Nests were visited weekly by a single observer to record nest stage, the number of nestlings, fledglings, and adults present until all fledglings had left the nest (~45-50 days from hatching). Nests were checked from afar using a spotting scope mounted to a truck window from the nearest access point to the nest to view nestlings once visible. Binoculars were also used to observe hawk nests and behavior. When approaching the nest was possible (depending on landowner permission and nest height), nest contents were viewed using a digital camera mounted on an extendable pole for accurate monitoring of nest contents (i.e., number of eggs, number of nestlings, age of nestlings, prey content). We could not access nests in transmission towers, therefore these nests were only viewed with a spotting scope and nestlings were aged and counted once visible in the nest. Nest occupancy criteria were (i) an adult was incubating or nest building, (ii) a pair of adults were observed on the nesting structure, or (iii) young were observed in a nest if adults were absent. Nests previously occupied by Ferruginous Hawks (for ≥ 1 year) were checked to determine occupancy status and nest status (empty or occupied by a Ferruginous Hawk or other species) was checked the following year.
Occasionally, we were unable to identify the occupant of a nest (e.g., distance, heat haze, backlighting, and poor angle to nest). When possible, we would return to the nest location to confirm the identity of an occupant, though this was not always feasible for logistical reasons. Only nests with confirmed species identification were used in this analysis.
To calculate and model nest densities, we converted count values to a rate (nests per area surveyed) by including a model offset (log[Area]) that assumed the chance of locating a nest increased with area surveyed. All models were fit with a Phase (timing of construction) and Site (Impact and Control) interaction term to test for change using the BDACI design where a significant interaction indicates an effect of impacted sites on the response variable different than the control sites (Osenberg and Schmitt 1996, Morrison et al. 2008). Phase refers to the time of transmission line construction and included three levels: Before, During, and After. Two levels were included for Site: Impact and Control.
Nest success, productivity, and re-occupancy models were not limited to nests observed in blocks and also included active known and incidental nests in the study area. To account for these additional nests and maintain a BDACI design, we developed binned treatment zones based on distance from transmission line construction. We first developed an Impact Zone (IZ) around nests 2.5 km from the transmission line. The buffer distance was selected based on the core Ferruginous Hawk home range size (3.54 km²; J. Watson, personal communication) and is where we predicted Ferruginous Hawk response to the development would occur. Previous studies recommend including an intermediate zone between the Impact and a Control Zone (e.g., Bro et al. 2004, Torres et al. 2011). Therefore, two Control Zones (CZ) were established with zone edges at medium (CZ1; 2.5 km to 10 km) and large (CZ2; >10 km) distances from the transmission line. re-occupancy was limited to n-1 years to account for the first year of nest monitoring, therefore a single year (2013) was included in the Before phase of this analysis. Sample sizes and the number of unique nests in each analysis varied because additional areas and fewer constraints were included in these analyses. Further, the number of nests available for each model was affected by nest success (e.g., historical nests that failed early could be used in re-occupancy models, but not in success or productivity analyses) and observer confidence in our ability to estimate productivity.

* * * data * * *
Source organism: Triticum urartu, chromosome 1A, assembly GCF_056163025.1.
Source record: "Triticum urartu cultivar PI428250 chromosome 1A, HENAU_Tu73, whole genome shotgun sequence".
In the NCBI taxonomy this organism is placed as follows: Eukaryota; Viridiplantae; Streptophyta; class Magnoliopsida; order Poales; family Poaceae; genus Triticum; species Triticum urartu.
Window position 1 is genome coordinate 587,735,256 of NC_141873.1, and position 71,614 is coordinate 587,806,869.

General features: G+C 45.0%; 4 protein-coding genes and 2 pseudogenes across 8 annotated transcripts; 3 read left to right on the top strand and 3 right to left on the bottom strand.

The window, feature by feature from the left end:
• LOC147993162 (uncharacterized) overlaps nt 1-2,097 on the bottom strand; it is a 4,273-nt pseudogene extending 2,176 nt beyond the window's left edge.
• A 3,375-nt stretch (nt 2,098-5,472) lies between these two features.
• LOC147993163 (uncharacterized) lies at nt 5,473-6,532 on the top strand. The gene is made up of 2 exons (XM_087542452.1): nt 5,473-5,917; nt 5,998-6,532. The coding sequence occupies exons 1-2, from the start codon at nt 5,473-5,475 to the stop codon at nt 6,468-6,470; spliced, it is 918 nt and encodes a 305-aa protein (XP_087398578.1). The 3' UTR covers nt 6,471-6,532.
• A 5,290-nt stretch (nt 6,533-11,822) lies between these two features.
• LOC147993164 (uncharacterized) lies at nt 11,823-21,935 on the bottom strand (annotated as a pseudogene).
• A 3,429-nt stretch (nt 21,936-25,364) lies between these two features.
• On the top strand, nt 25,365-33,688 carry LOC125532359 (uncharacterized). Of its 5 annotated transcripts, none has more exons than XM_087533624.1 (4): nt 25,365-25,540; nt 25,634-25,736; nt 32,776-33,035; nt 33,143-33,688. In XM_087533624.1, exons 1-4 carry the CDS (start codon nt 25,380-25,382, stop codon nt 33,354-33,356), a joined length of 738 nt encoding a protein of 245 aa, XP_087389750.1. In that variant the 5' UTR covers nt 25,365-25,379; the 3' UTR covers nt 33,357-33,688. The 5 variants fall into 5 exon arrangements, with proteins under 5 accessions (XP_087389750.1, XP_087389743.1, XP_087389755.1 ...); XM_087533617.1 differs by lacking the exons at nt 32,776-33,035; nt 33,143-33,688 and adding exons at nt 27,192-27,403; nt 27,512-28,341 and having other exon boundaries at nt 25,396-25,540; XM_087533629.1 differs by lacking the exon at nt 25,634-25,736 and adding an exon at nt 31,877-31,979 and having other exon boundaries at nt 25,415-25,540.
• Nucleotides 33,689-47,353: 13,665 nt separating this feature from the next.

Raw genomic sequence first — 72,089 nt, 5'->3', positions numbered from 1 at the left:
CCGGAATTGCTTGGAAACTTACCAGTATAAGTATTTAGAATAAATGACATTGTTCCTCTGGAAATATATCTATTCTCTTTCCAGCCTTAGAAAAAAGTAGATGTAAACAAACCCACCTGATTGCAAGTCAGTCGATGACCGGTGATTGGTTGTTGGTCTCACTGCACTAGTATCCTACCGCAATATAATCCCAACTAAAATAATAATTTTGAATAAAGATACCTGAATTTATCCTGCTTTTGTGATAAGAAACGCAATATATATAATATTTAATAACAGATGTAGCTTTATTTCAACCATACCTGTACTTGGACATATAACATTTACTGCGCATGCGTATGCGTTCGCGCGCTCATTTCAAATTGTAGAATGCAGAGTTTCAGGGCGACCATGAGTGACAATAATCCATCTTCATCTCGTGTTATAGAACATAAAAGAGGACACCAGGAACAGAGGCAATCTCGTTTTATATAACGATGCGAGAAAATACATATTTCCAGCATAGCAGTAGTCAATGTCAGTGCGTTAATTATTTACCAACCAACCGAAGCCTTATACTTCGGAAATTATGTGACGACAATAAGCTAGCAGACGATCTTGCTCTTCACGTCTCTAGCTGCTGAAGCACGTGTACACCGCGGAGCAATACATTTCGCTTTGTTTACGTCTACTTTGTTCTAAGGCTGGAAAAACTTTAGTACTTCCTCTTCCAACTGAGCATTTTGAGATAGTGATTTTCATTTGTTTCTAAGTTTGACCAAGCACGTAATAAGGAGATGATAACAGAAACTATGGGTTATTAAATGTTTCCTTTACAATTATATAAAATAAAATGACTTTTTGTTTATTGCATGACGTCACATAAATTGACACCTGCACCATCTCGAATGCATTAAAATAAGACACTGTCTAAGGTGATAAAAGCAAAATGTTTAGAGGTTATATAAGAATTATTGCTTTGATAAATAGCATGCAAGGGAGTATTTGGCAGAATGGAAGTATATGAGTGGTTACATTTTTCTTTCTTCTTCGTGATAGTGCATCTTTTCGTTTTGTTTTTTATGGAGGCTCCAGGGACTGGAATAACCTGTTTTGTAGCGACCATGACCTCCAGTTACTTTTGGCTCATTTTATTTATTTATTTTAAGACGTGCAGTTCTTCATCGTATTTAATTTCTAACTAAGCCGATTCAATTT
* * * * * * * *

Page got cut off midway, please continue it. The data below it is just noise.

We fit Generalized Linear Mixed Models (GLMM) with a Conway-Maxwell-Poisson error family (Brooks et al. 2019) to examine continuous response variables (i.e., productivity and density) and logistic regression with a binomial error family to analyze binary and proportion response variables (i.e., nest success and re-occupancy) Count data is often modeled with Poisson or, if overdispersed, a negative binomial distribution. Our count-based models (nest density and productivity) were under-dispersed, thus we fit them with a Conway-Maxwell-Poisson distribution (Lynch et al. 2014, Brooks et al. 2019) to account for under-dispersion and improve final model fit. A random effect for BlockID (nest density model) or NestID (success, productivity, and re-occupancy models) was included to account for non-independence of repeated measures. We used a Likelihood Ratio Test (LRT) to test the significance of the random effects structure in our final models.